Brazilian rosewood now than in
1991, before the treaty came
into force. With stocks of
pre-1992 Brazilian rosewood
suitable for guitar building in
ever shortening supply, these
guitars are becoming ever more
rare and collectable.
Both review guitars are edge-bound
with beautifully figured curly koa
wood on the front and back, outlined
with some extremely delicate purfling
made up of multiple layers of black
and white fibre and red ‘bloodwood’.
Though there is no centre strip
between the two halves of the
bookmatched rosewood backs, there is
a V-shaped strip of koa at the base of
the guitars, where you would usually
find an endpin (Eggle will fit one on
request). Back on top of the guitars,
concentric rings of black and white
fibre frame a brightly coloured abalone
soundhole rosette. Both are flawlessly
finished in UV-cured lacquer.
The one-piece mahogany necks (the
neatly cut diamond-shaped volute at
the base of the headstock is purely
ornamental) have a flat-ish C-shaped
74
guitarbuyer April 2008
n Both ebony fretboards
are inlaid with mother
of pearl markers
n The Waverly tuners are
fitted with ivoroid buttons
profile that proves equally comfy
whether wrapping the thumb over
the fingerboard folkie-fashion, or
adopting the classical thumb
behind the neck position. The
satin finish on the back of the
necks feels smooth and
inviting beneath the left
hand, lending the guitars
a nicely ‘played-in’ feel.
For the neck joint,
Patrick Eggle employs a
bolt-on system similar to
that used by US guitar
builder Collings. “We
use a dry mortise and
tenon joint that is
held in place by a
pair of 6mm bolts,”
he says. “Only the
section of
fingerboard that
extends out over the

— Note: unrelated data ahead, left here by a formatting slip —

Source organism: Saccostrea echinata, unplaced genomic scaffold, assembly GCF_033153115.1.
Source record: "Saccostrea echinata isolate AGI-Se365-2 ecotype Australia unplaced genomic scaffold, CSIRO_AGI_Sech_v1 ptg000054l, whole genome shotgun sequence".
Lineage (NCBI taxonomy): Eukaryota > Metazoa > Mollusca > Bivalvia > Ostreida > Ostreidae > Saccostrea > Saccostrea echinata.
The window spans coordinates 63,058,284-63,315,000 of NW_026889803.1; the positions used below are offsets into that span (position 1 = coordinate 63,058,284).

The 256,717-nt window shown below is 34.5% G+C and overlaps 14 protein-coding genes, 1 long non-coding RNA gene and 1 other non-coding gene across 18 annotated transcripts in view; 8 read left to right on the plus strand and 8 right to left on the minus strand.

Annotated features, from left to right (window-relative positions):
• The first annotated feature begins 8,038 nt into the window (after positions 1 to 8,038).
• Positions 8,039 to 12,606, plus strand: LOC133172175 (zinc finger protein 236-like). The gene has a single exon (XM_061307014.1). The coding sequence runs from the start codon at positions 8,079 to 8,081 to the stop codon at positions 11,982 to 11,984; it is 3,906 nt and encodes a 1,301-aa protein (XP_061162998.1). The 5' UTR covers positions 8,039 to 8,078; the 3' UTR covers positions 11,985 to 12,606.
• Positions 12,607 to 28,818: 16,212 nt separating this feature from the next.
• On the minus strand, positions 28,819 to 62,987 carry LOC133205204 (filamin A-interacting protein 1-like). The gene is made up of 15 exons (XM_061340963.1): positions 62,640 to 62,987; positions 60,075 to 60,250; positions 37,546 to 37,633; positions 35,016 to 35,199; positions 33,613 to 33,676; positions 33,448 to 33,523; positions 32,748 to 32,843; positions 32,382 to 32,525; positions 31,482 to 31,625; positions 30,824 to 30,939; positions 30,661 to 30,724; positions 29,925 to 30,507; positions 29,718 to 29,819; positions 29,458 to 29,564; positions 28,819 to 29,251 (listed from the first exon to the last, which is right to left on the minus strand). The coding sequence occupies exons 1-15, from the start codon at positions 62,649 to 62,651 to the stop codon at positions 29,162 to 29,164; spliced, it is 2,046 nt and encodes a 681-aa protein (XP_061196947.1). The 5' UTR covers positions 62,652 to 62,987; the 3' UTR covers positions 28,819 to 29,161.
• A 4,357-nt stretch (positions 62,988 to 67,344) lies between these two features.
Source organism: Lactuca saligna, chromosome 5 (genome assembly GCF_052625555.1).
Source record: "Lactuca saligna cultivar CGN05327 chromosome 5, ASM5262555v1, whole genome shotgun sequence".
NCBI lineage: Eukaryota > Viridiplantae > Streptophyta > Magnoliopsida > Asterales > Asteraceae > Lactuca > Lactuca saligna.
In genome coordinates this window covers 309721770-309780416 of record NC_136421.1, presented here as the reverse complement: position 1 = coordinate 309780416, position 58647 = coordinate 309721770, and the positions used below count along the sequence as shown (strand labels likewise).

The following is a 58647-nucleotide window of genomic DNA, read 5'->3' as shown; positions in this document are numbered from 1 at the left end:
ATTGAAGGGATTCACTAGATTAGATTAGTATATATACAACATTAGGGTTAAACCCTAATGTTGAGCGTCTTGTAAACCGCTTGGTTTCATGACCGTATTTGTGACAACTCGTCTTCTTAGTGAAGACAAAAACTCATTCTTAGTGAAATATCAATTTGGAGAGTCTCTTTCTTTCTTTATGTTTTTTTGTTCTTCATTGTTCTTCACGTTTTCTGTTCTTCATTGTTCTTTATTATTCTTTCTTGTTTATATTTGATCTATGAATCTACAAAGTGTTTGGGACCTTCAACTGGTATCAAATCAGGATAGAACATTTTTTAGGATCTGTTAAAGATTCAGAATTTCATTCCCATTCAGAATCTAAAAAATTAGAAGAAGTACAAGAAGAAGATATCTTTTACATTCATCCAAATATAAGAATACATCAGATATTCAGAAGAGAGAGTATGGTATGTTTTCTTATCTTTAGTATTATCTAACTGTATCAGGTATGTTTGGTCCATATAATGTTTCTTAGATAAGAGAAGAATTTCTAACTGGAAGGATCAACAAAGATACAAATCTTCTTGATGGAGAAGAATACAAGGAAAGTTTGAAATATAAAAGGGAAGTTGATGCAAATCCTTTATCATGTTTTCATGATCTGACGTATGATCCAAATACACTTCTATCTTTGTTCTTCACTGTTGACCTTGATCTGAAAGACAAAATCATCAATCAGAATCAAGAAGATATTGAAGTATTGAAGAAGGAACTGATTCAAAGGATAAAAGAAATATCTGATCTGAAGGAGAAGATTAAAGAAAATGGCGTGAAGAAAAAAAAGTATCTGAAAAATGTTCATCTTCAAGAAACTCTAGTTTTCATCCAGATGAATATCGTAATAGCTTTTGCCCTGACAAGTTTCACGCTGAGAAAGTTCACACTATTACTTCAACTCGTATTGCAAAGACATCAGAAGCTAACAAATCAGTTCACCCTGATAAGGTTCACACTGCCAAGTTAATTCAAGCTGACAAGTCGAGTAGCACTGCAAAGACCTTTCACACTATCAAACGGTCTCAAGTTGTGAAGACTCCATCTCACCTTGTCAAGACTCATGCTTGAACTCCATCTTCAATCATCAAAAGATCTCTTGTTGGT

body is glued down.”
This system enables the
neck to be reset (an almost
n The neck’s satin
finish contrasts with
the body’s gloss lacquer
inevitable procedure at some point in
the life of a steel-string guitar) far
more easily than on an instrument
with a conventional glued-in neck.
The ebony fingerboards are inlaid
with slotted-square pearl markers and,
though they aren’t bound at the edges,
a decorative white fibre and
bloodwood purfling strip is set into a
1mm-wide channel that is positioned
1.5mm from the fingerboard’s edge.
This kind of subtle and beautifully
accomplished detail speaks volumes
about the standard of workmanship
on show here. There are undoubtedly
many more extravagantly decorated
guitars out there, and Eggle himself
does offer a variety of custom options,
such as abalone binding around the
top and intricate fret markers shaped
like falling leaves, should you want a
more showy instrument. But we think
the small details decorating these two
guitars, every one of them perfect
and precise, are all the more exquisite
➔
for their simplicity.
GBreview ACOUSTIC GUITARS
PATRICK JAMES EGGLE ETOWAH & ETOWAH BRAZILIAN
n A UV-cured lacquer
finish has been applied
to both guitars
n A tortoiseshell scratchplate
adjoins an abalone rosette
n This three-ply purfling
is inlaid into the ebony
fretboard itself
n A mortise and tenon
neck joint is held in place
by a pair of 6mm bolts
The bone nut is likewise perfectly
shaped and polished, with string slots
that are cut to just the right depth for
an effortless action in the lower
positions. (By contrast, numerous
factory-built guitars have a nut that is
left far too high in order to disguise
the buzzes and rattles that result from
an indifferent set up.) The standard of
fret work her is, of course, faultless.
The unbound slotted headstocks are
76
guitarbuyer April 2008
faced with ebony and inlaid with an
elaborate Art Nouveau-style ‘Patrick
James Eggle’ logo in abalone.
We noticed that strings one and six
make contact with the headstock face
as they run to their respective tuners.
While this is true of most slotted
headstock designs that I have come
across (both new and vintage) and is
unlikely to cause any serious tuning
problems, it’s still not ideal. Patrick
says that this will be amended on
slotted headstock instruments that
are built from this point on.
Where the two review guitars part
company is in the choice of tone
woods used. The Etowah (pictured
here) has an Alaskan Sitka spruce
top and an East Indian
rosewood back and sides,
while the Etowah
Brazilian (previous page)
is upgraded with a
German spruce top and
a Brazilian rosewood
back and sides. When it
comes to acoustic flattop
guitars, Brazilian
rosewood – known
variously as dalbergia
nigra, Rio rosewood,
jacaranda and
Palosanto
Brasileño – is
considered
second to none.
Sadly, it is also
classified under
the CITES
(Convention on
International Trade
in Endangered
Species of Wild Fauna
and Flora) agreement as a
species facing extinction, so that only
timber harvested prior to its listing on
June 11 1992 may be used in
commercial trade. However, Patrick